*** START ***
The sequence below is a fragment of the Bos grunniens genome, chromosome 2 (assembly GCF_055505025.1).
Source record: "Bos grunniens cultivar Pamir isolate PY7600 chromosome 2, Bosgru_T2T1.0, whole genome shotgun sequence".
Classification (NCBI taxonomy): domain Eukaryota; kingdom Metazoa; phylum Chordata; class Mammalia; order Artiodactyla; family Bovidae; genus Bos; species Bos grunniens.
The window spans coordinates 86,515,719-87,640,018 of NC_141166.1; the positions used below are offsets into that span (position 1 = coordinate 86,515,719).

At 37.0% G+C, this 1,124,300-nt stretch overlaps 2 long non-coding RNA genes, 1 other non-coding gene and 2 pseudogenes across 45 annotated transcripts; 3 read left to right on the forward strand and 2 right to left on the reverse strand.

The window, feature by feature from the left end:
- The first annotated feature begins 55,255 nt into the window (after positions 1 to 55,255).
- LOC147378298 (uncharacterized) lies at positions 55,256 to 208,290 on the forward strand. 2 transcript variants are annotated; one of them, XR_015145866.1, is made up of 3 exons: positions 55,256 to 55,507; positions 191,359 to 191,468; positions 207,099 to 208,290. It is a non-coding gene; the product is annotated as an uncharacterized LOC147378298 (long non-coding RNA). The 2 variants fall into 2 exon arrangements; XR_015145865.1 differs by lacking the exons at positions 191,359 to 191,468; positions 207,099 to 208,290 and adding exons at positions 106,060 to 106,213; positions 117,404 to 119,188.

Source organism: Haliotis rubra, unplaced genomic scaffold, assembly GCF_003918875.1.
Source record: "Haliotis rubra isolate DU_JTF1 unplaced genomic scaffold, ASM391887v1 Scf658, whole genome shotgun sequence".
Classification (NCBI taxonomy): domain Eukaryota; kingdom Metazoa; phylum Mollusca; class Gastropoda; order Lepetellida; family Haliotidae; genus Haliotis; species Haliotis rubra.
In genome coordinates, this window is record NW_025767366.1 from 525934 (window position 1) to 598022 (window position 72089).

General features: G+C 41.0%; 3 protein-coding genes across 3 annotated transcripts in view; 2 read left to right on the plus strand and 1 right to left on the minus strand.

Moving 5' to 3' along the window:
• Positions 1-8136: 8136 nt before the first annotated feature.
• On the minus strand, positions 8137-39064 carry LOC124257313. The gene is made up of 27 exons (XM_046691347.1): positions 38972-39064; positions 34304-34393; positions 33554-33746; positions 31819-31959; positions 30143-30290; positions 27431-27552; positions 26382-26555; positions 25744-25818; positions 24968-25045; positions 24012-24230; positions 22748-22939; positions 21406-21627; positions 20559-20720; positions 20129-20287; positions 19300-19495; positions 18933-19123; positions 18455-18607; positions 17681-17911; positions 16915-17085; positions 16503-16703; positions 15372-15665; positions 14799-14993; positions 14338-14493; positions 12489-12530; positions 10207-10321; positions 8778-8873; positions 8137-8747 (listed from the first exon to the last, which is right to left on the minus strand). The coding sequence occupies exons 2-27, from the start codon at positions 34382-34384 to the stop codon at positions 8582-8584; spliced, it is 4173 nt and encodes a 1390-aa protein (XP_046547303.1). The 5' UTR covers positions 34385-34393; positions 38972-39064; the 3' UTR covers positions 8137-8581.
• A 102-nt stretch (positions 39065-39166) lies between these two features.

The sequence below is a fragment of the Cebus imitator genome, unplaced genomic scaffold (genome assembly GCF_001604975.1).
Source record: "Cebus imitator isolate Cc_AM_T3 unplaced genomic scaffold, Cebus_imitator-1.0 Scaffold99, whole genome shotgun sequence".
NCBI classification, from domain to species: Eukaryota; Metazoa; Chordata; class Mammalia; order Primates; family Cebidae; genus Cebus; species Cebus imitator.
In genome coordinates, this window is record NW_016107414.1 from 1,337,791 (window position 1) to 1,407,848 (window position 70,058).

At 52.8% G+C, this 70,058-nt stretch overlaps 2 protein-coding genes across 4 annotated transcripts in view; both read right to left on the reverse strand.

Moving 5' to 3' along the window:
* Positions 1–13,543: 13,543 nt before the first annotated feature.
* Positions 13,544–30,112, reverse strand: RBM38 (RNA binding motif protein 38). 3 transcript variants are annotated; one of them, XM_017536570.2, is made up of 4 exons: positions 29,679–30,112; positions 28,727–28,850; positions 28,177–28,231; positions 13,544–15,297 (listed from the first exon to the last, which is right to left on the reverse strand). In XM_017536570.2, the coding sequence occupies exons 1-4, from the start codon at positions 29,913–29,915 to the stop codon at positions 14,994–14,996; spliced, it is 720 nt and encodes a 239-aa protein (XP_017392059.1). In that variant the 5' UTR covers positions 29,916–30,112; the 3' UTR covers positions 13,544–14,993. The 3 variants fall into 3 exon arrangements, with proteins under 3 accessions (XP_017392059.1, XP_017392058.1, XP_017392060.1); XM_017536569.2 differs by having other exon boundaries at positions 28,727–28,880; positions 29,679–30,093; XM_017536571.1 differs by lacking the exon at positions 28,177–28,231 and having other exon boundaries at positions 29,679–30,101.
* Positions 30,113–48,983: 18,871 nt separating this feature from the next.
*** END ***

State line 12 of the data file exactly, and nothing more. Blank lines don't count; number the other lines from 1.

In genome coordinates, this window is record NW_025767366.1 from 525934 (window position 1) to 598022 (window position 72089).